Okay, my final thought on this matter. Our arrogance and biases lead down dangerous trails in other situations as well. We cannot be certain 100% of the time when a human’s life ends. Yet both sides of the hottest button issue today seem to feel comfortable claiming they know when a human’s life begins.

1 I should note that the program did flag the use of the term drivel by suggesting I use nonsense. It hates repetition, even when the repetition is to make a point.

2 If you’d be interested in the story of that particular incident, I wrote about it some time ago, Survival of the Fittest? Warning! It is a bit long-winded as I was trying to make a social and theological point in the same piece.

© oneoldcop.com 2022

Posted in artificial intelligence, Medicine, Morality, Political Extremes, Politics | Tagged , , , , , | 4 Comments

Falsely Speaking?

Like many of you, I have friends who regularly share quotations, significant dates, or other information they feel is interesting or informative. Being the analytical type, I often investigate those piquing my curiosity.

The one showcased here got my attention because of the term “false knowledge.” At first, it might seem the phrase makes sense. However, it felt a bit oxymoronic to me. After all, the definition of knowledge seems to preclude its use here. So, I did some research.

If one accepts the phrase as written, false knowledge could be anything from a mistaken belief to a bald-faced lie. It could also be the result of fate or chance. For instance, if someone tells you zinc speeds up healing, they probably mean well and are being honest.1

On the other hand, they could be wrong. At least wrong, in your case. Does that make it false knowledge? Possibly, but the truth is the practice of medicine is not an exact science. What helps one person may not help another. If the world has learned nothing else from the COVID pandemic, it should have realized that.

So, what in the world does the quote above mean? For that matter, did George Bernard Shaw share that piece of so-called wisdom? Once again, we are in the gray area of understanding the term.

Shaw did write the phrase above. Or, should I say, he wrote the play in which the thought became public. Or, to be even more precise, Shaw wrote the production in which one of his characters authored the quoted sentence.

The play was subtitled “A comedy and a philosophy.” So, this little piece of so-called wisdom originated in a theatrical work that included numerous amusing and sarcastic quips. Also, as noted above, the definition of false knowledge is far from clear.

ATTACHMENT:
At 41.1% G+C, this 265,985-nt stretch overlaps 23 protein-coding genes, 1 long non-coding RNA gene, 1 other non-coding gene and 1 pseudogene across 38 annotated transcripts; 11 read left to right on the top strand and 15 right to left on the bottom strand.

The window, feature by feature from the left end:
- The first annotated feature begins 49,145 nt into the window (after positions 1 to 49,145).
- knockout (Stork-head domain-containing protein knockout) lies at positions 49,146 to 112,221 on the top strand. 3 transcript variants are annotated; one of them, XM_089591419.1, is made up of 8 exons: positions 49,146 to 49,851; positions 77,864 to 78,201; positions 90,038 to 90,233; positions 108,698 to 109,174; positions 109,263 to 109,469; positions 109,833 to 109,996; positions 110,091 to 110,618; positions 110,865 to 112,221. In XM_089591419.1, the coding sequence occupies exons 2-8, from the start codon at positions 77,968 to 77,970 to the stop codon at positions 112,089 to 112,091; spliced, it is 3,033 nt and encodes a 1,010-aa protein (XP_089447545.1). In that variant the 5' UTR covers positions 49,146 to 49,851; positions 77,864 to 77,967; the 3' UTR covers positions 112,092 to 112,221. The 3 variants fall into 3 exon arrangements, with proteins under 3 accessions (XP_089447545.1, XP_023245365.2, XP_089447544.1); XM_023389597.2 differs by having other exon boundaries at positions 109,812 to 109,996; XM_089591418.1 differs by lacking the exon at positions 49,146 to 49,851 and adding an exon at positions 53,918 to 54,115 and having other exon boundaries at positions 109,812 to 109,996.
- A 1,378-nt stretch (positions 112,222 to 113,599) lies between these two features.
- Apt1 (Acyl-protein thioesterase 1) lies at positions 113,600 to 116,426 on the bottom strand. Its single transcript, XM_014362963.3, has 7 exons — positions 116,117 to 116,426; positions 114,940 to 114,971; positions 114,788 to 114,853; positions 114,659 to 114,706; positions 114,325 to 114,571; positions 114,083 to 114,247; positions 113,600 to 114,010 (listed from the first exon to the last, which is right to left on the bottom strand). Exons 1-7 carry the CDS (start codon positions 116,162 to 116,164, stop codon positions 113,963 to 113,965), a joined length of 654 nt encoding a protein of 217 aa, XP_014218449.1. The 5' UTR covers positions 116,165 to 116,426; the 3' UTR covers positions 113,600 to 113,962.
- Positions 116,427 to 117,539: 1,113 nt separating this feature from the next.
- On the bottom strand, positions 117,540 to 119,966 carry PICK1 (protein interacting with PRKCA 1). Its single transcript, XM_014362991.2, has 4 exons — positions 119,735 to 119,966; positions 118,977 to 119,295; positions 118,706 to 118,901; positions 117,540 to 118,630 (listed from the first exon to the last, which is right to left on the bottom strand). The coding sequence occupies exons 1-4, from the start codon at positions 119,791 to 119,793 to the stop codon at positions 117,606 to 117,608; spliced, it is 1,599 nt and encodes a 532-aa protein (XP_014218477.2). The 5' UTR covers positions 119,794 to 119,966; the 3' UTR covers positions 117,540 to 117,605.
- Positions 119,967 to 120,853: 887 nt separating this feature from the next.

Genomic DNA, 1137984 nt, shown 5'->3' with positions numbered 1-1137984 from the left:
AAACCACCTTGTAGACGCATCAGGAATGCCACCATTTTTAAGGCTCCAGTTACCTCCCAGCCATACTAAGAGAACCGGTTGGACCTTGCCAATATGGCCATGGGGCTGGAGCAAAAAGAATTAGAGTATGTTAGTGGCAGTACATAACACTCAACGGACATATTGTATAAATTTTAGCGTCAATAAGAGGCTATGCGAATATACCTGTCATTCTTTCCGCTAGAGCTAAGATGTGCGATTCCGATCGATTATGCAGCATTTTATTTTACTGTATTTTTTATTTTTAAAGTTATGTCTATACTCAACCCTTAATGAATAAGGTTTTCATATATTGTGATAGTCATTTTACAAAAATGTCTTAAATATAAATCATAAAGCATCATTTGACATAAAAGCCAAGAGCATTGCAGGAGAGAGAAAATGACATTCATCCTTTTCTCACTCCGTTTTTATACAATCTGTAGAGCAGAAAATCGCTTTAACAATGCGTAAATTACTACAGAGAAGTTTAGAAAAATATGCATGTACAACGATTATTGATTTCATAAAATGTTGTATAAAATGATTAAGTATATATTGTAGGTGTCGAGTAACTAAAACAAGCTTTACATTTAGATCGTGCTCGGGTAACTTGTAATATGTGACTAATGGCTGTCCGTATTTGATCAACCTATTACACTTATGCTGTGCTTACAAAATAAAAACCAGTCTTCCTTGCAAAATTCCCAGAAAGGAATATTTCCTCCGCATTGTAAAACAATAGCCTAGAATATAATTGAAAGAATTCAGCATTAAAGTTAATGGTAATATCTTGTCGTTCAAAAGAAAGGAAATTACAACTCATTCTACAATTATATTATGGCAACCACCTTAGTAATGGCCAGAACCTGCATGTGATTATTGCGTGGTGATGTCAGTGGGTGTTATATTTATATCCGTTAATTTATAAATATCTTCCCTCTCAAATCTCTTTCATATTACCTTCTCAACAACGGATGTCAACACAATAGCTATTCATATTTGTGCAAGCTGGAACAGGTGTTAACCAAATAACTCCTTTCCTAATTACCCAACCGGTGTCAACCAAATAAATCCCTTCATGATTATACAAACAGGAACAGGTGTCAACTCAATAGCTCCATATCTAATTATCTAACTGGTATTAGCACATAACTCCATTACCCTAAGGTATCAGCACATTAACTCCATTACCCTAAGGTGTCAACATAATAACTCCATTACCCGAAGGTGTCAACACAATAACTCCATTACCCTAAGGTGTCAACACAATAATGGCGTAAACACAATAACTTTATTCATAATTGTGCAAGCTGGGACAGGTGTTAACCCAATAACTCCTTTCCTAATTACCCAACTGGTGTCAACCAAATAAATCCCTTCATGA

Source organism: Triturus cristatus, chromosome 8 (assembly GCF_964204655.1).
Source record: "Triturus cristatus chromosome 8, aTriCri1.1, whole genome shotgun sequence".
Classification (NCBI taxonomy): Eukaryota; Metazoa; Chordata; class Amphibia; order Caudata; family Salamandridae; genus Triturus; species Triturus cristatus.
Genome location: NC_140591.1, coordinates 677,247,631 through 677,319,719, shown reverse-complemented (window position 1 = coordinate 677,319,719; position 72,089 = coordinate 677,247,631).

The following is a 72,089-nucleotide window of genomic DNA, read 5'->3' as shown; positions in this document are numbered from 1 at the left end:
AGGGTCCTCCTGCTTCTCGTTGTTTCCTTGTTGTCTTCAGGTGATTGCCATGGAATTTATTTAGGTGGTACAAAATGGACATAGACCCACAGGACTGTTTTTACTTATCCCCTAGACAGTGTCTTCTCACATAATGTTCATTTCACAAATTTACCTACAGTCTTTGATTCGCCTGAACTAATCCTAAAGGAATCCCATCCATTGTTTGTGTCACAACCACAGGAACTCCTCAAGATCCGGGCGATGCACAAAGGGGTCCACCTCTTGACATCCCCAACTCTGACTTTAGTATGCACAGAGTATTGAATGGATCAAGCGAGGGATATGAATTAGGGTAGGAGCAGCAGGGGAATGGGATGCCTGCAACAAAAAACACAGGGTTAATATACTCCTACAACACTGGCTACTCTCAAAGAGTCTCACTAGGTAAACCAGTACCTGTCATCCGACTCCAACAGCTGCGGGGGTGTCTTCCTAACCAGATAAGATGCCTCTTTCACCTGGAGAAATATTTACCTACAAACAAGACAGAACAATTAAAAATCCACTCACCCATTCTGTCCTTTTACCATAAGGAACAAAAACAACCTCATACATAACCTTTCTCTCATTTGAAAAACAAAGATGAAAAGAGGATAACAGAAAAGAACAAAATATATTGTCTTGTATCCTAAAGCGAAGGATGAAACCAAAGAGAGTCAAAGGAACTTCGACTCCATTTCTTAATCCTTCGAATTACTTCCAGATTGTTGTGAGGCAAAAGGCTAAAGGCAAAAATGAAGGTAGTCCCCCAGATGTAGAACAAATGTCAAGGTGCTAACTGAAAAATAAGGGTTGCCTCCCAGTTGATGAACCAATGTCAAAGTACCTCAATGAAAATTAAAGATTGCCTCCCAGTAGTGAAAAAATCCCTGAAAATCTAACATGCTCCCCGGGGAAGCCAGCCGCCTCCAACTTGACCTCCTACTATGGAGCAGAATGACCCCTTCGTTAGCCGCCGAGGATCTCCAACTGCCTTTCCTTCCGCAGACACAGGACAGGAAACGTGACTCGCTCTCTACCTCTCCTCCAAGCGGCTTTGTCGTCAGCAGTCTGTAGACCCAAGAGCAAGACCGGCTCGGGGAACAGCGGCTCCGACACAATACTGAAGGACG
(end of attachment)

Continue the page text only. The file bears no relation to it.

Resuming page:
So, is this so-called quotation itself false knowledge? Or could it be ignorance on the part of the person first spreading this meme around social media? Either way, it is of little use.

The only way to be somewhat confident that something is false is to be knowledgeable in that area. On the other hand, if you accept something someone says as true when you don’t know anything about the subject, it could make the second part of this so-called quotation true. In that case, an altered version of another misused phrase comes to mind. Ignorance is not always bliss.

1. Does Zinc Accelerate Healing

© oneoldcop.com – 2022

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Nostalgically Speaking: Blood, Sweat and Beer

I wrote Blood, Sweat, and Beer just over ten years ago. It was a tribute to some of the best years of my life and the ragtag bunch of guys who helped make it so great. Yes, as I said in BSB, those guys became family in many ways.

Over the past decade, my relationship with my rugby family has become more distant in many ways. Yeah, I sometimes made some matches of the current club and hoisted a beer or two with some of my old teammates at others. However, for the most part, we maintained our relationship through social media.

Speaking of sweat, me, Dave and Tennyson: Austin 1992.

That changed, at least briefly, on July 16, 2022. Some of our crew spent months planning a reunion to celebrate fifty years of rugby history in Denton, Texas. Of course, as with any reunion that covers decades, things changed over the years.

Beer was still a big part of the weekend, but the blood and the sweat were not as evident. Of course, as Texas and much of the northern hemisphere are experiencing unusually, if not record-breaking high temperatures, simply walking from your car to the venue could cause you to break a sweat. Still, the only blood I shed was while shaving. Looking at everyone else, I think it is safe to say they also experienced minimal bleeding.

Sadly, my commitments elsewhere and lack of partying stamina limited my participation. I could only attend one event, but it was a great time. It was great because the organizers did a great job, and some of the crew I had not seen in person or online in years showed up.

One of the clubs we played while in England.

It was great for another reason as well. When I wrote the piece in 2012, one of my closest mates responded he thought the days I remembered of rugby brotherhood and camaraderie were fading away, if not already gone.

He thought rugby, like other sports, was becoming too commercial and professional. It was no longer a bunch of clubs that happened to field teams. It was drifting toward a business model of a sports team that called itself a club. Even the old established clubs were changing.

As with any human endeavor, rugby has evolved. It will continue to evolve and change, but at the moment, it seems to have still the feeling I loved. It felt like a bunch of friends getting together to swap lies, have a beer, recall their gloried pasts, and look forward to seeing the current club members pound their opponents before buying them a beer once the season started.

© oneoldcop.com-2022

Posted in Family Vaules, Humor, Rugby, Uncategorized | Tagged , , , , , , | 1 Comment